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First Drive: Aston Martin DBS Carbon Edition car review


PAYING homage to the past without being enslaved by it is no easy task. All car manufacturers face this particular problem with their latest products, needing to balance progress of the brand but without jumping too far ahead and leaving behind customers who love the current cars.

It’s an even bigger problem for someone like Aston Martin, a firm steeped in history and with a brand image that is intimately tied to past products; the classic DB5/6 is one of the most famous cars in the world thanks to its association with a certain secret agent. But how does that help you sell a new car?

Spend a few minutes drinking in the details of this DBS Carbon Edition and you can’t help thinking that Aston Martin has got it absolutely spot on. It starts with the grille and its distinctive shape that echoes those classic ‘50s and ‘60s icons. But sandwiching that is a carbonfibre splitter and LED headlights, details that have 21st Century written all over them. This Carbon Edition also adds the choice of diamond-turned alloy wheels with two possible finishes, carbonfibre door mirrors and rear light surrounds. There are two unique colours to this model too – a Ceramic Grey or the pictured Flame Orange, all of which go through a 25-hour hand finishing proves. The DBS usually wears more sober shades but this is the ultimate DB9 after all, and the vibrant paint draws out the sensuous curves.

Climbing inside always brings with it a sense of occasion. The flip-up door handles are a triumph of style over function; yes they are a little more awkward to use than a normal handle but it is so worth it for the looks. Pop the handle and the doors swing out and up, easing your entry but also looking very slick. In the cabin the DBS Carbon Edition unsurprisingly adds yet more carbonfibre – this time laid over the top of the dashboard while the lower half is finished in piano black. The roof lining is also finished in quilted leather, meaning every surface is a visual and tactile treat. On a more practical level the DBS also now receives the upgraded Garmin sat-nav system which is a big improvement on the old set up which was getting on a little.

These enhancements certainly add to the sense of occasion that comes as standard with an Aston Martin and particularly the DBS, and act as the perfect appetiser to the driving experience. The starting routine remains the same, slotting the sapphire glass oblong key into the centre of the dashboard, followed by a rapid whirr and a snarl as the magnificent V12 fires into life. This is a sporting GT car, effectively at the top of the Aston range and therefore nothing less than 12-cylinders will do.

Getting going requires a simple push of the D button in a Touchtronic II-equipped model, and dropping the fly-off handbrake which is a lovely nod to older Aston Martins. The DBS has the Sport suspension mode as standard, so starting off in the default mode gives you ride quality more comfortable than you might expect. It’s no limousine of course – you know the bumps are there but they don’t disturb, so you are always aware of the road beneath you, just as you should be. And in this mode it can do what it should be capable of; namely covering long distances with ease and in fine style. So you might need to refuel fairly regularly, but parking up once in a while to admire the view is no hardship.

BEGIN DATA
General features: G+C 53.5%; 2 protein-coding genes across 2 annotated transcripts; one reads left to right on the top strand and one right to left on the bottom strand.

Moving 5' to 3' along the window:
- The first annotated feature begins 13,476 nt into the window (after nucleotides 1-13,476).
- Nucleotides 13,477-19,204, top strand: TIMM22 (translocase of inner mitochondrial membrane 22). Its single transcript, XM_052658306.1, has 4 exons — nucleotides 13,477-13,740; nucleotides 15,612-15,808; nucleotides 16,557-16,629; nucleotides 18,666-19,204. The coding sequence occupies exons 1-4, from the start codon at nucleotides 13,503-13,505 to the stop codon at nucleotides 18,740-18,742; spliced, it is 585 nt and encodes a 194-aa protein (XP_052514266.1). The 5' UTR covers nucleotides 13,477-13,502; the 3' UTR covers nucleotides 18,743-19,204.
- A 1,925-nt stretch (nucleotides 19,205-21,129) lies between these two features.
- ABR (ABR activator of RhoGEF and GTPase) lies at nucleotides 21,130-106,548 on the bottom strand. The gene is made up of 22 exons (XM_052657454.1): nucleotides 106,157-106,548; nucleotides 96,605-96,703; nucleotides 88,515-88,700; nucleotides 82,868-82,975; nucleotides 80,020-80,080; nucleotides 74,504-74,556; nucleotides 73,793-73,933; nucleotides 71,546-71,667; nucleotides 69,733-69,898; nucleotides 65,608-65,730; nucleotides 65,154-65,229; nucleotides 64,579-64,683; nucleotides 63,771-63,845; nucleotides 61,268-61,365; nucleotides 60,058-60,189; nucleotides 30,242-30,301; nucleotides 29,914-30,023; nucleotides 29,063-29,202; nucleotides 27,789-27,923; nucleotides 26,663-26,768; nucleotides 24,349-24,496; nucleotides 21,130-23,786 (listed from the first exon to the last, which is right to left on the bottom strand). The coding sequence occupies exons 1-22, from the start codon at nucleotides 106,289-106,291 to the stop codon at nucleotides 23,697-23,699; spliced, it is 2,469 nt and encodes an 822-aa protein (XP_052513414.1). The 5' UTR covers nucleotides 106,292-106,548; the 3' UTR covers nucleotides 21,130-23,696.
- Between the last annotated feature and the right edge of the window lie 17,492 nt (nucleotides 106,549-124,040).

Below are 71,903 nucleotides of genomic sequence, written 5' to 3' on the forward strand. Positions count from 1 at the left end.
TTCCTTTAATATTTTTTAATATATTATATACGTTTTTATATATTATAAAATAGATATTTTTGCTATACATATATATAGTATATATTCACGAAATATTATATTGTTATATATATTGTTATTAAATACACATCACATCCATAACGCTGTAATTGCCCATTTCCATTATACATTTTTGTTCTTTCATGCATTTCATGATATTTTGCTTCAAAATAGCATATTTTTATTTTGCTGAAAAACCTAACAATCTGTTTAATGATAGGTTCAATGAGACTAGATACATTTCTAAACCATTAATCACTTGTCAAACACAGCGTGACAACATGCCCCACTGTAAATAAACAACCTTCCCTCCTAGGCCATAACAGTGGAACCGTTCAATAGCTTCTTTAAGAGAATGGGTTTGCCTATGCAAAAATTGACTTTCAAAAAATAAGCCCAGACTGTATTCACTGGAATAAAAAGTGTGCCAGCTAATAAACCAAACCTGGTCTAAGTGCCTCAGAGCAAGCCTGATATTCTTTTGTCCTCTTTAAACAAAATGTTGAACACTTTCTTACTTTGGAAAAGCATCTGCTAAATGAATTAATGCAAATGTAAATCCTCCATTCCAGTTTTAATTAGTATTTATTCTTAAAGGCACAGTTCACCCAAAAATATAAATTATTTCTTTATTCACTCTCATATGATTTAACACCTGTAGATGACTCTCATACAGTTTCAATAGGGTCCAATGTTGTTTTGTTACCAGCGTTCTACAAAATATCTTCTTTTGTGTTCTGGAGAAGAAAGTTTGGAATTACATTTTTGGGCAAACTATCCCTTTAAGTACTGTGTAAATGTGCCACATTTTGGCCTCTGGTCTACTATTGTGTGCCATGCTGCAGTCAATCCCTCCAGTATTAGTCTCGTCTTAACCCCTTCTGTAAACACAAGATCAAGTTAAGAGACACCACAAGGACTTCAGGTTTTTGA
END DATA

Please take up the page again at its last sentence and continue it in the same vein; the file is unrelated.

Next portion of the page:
But you’ll want to explore the sporty side to the DBS, and punching the Sport button sharpens the throttle response as well as tightening up the dampers. A flick of the paddles gives you control over the gearbox, and immediately you can feel the car tighten up, ready for action. If you’ve not done so already exercising that big V12 is a lesson in how a mechanical thing can live and breathe; the Aston delivers a series of thrilling sounds from its exhaust pipes, piling on speed relentlessly and egging you on to push harder. The raw figures say plenty – 191mph and 0-62mph in 4.3 seconds – but it feels faster than that.

Then you have the carbon ceramic brakes that shed the speed time after time with consummate ease, allowing you to charge up to a bend in complete confidence. And when you ease the DBS into that bend you have the classic front-engined, rear-wheel drive set-up to inspire confidence. But this is still a modern car, with two-stage ESP to suit your confidence and the conditions, and so it grips and communicates as well as you would hope. Ultimately it may not be quite as fast as its younger rivals, but it’s for you to decide whether that is more important than the size of your grin as you exit a bend, rear tyres lit up and 6.0-litres of muscle roaring away.

At this end of the pricing scale it’s all about sensations, the experience and how a car makes you feel. The DBS is unutterably pretty, scintillating in its speed and is dripping with charisma and presence. That should be enough to please anyone.

FACTS AT A GLANCE Aston Martin DBS Carbon Edition, £186,582 Engine: 6.0-litre petrol producing 510bhp and 420lb.ft of torque Transmission: Six-speed automatic driving the rear wheels Performance: Top speed 191mph, 0-62mph in 4.3 seconds Economy: 17.3mpg combined Emissions: 388g/km of CO2

  • Enginespetrol
  • Power5 (high performance)
  • 0-60 mph
  • Economy1 (poor fuel economy)
  • CO2g/km
  • Insurance groups1 (very high costs)
  • Airbags
  • Seats4 value verdict:    stars

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